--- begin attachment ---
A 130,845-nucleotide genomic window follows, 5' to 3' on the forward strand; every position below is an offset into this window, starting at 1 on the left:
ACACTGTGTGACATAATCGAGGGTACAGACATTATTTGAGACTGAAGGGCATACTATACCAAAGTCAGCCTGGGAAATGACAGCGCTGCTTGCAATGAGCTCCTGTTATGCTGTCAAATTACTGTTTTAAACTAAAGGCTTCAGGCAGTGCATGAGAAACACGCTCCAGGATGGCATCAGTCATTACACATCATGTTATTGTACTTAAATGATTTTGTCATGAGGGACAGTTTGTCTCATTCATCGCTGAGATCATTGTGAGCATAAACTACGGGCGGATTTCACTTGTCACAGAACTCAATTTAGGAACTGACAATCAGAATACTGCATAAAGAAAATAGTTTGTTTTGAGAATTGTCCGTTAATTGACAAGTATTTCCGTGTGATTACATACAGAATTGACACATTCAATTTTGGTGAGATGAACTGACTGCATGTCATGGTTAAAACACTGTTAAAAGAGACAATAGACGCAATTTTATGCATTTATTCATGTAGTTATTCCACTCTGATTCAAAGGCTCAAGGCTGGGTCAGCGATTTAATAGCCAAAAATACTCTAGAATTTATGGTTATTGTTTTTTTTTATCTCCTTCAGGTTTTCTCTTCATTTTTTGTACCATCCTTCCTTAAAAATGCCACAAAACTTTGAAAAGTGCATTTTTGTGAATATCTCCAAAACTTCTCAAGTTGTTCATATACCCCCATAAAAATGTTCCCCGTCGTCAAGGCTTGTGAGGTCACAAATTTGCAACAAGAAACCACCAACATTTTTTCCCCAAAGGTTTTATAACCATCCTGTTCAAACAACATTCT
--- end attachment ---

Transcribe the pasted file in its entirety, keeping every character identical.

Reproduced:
A 130,845-nucleotide genomic window follows, 5' to 3' on the forward strand; every position below is an offset into this window, starting at 1 on the left:
ACACTGTGTGACATAATCGAGGGTACAGACATTATTTGAGACTGAAGGGCATACTATACCAAAGTCAGCCTGGGAAATGACAGCGCTGCTTGCAATGAGCTCCTGTTATGCTGTCAAATTACTGTTTTAAACTAAAGGCTTCAGGCAGTGCATGAGAAACACGCTCCAGGATGGCATCAGTCATTACACATCATGTTATTGTACTTAAATGATTTTGTCATGAGGGACAGTTTGTCTCATTCATCGCTGAGATCATTGTGAGCATAAACTACGGGCGGATTTCACTTGTCACAGAACTCAATTTAGGAACTGACAATCAGAATACTGCATAAAGAAAATAGTTTGTTTTGAGAATTGTCCGTTAATTGACAAGTATTTCCGTGTGATTACATACAGAATTGACACATTCAATTTTGGTGAGATGAACTGACTGCATGTCATGGTTAAAACACTGTTAAAAGAGACAATAGACGCAATTTTATGCATTTATTCATGTAGTTATTCCACTCTGATTCAAAGGCTCAAGGCTGGGTCAGCGATTTAATAGCCAAAAATACTCTAGAATTTATGGTTATTGTTTTTTTTTATCTCCTTCAGGTTTTCTCTTCATTTTTTGTACCATCCTTCCTTAAAAATGCCACAAAACTTTGAAAAGTGCATTTTTGTGAATATCTCCAAAACTTCTCAAGTTGTTCATATACCCCCATAAAAATGTTCCCCGTCGTCAAGGCTTGTGAGGTCACAAATTTGCAACAAGAAACCACCAACATTTTTTCCCCAAAGGTTTTATAACCATCCTGTTCAAACAACATTCT